For the past two weeks I have had a strange cold. The first day I had chills, the second and third day I had a sore throat and my symptoms moved on from there. But they never left my throat which remained crazily messed up – causing me hours of crazy coughing (and anyone who knows me well, knows once I start crazily coughing, I cough forever). And because of the coughing, I lost my voice … and my energy. (No runny noses in this weird disease.)
So for days, I lethargically wandered around, wishing I had my usual pep. I wrote, finishing a few assignments, but that’s about it. I lost my appetite – mainly because my throat was so coated with cough drops and cough syrup I no longer had taste buds.
You would think me being me, I would’ve curled up in a chair and read one of the dozens of books I have around the house – but no, that didn’t happen either. I would read two or three pages and decide I wasn’t interested in the story.
One day, in desperation, I got in the car and headed for Barnes and Noble, determined to find a book that would hold my interest more than 10 seconds.
Alas, I had only been at the bookstore five minutes when one of my coughing spells hit me and I knew I’d have to leave. I grabbed the first book I saw that looked somewhat interesting, quickly purchased it and left.
The book was On Hitler’s Mountain by Irmgard A. Hunt.
An absolutely fascinating book. Irmgard tells the true story of being a young girl growing up in Bavaria on Hitler’s Mountain, right below the Eagle’s Nest/Obersalzberg. Her family were Nazis and totally bought into Hitler’s promises that Germany would be the greatest nation. They were naively unaware of his real purpose and had no idea that Jews were being killed.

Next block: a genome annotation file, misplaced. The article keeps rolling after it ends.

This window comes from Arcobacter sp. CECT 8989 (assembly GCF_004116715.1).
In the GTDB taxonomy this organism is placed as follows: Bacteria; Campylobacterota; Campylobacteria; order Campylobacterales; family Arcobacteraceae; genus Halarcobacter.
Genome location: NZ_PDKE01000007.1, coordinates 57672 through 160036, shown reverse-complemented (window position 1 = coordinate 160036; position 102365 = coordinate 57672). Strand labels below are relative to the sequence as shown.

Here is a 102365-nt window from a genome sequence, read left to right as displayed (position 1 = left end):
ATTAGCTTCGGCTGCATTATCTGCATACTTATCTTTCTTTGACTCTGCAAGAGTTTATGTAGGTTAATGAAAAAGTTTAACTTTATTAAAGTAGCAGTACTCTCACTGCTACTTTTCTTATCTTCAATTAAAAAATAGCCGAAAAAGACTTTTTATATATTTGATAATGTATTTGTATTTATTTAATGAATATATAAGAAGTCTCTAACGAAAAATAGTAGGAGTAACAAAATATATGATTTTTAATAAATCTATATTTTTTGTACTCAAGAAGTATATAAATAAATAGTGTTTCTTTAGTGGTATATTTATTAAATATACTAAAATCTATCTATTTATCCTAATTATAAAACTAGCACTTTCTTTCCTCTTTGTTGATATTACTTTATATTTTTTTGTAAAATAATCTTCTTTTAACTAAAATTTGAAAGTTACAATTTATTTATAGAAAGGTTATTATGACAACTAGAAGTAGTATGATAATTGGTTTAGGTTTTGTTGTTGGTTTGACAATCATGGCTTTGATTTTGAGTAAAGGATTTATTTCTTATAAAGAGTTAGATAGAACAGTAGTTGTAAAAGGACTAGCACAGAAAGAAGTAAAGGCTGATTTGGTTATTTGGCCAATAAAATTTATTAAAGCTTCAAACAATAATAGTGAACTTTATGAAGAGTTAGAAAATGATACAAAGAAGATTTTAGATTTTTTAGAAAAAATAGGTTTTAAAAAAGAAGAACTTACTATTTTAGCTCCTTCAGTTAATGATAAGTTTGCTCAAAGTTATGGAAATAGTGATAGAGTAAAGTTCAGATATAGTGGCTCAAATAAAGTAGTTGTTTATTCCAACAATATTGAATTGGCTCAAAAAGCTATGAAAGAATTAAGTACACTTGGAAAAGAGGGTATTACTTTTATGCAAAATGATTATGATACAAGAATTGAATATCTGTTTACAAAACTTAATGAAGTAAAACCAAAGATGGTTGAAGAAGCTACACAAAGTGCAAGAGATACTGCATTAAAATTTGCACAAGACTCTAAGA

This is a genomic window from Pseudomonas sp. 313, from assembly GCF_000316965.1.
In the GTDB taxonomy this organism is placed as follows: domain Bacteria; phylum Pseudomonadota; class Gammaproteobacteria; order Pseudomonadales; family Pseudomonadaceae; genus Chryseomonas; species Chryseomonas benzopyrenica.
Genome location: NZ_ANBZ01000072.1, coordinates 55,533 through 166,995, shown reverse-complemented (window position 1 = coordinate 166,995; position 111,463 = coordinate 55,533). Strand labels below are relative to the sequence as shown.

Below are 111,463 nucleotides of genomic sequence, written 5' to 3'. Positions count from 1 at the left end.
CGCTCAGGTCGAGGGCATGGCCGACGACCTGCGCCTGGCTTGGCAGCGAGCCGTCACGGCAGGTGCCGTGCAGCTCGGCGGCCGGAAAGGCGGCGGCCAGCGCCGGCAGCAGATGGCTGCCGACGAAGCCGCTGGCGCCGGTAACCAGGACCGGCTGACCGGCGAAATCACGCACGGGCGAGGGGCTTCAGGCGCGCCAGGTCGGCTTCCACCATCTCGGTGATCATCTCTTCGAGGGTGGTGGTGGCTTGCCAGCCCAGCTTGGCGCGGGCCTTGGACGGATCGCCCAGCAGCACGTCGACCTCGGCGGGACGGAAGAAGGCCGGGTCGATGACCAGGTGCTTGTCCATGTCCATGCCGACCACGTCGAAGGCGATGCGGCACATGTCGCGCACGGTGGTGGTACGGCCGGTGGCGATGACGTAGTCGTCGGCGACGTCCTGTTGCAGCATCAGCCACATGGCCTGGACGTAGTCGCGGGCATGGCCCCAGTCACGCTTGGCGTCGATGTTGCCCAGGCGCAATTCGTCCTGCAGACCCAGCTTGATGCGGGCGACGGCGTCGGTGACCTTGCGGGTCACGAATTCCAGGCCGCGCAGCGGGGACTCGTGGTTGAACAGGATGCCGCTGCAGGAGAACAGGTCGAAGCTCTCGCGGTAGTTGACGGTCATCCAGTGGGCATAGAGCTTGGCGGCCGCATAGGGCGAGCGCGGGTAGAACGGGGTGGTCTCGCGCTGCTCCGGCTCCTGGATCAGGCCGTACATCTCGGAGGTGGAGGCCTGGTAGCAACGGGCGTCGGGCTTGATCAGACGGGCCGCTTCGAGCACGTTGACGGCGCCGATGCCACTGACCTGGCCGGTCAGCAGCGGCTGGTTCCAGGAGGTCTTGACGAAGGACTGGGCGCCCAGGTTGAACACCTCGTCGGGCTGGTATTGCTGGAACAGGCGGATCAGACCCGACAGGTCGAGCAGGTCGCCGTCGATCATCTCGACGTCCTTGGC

When she was three, her family hiked up the mountain one day because they heard Hitler would come out to greet his admirers. That was the day he put her on his lap – a moment of glory for her parents.
But things began to happen. Her grandfather never did like what as going on. Her father joined Hitler’s army and lost his life and instead of the country getting better, slowly things got worse.
Irmgard, a good writer, takes you right there into her unique childhood where she attended school with the children of Hitler’s right hand men. She talks of Hitler’s policies slowly changing what they were learning in the classroom, of people starving, of being allowed to go up to the homes on the mountain (after the war was over) and take what they wanted. She also talks about the difficulties after the war.
Through it all, “beneath the bravado, I remained a committed Lutheran.” She goes on to say how her faith brought her solace and hope.”
I’ve read many books about World War II – stories of Jewish families who escaped, stories of Germans who helped the Jews, stories of people who were part of underground rescue missions. This was different. This was the story of a girl who was just there because that’s where her family lived.
Ms. Hunt now lives in the US and works on environmental issues.
The book was good and I am better.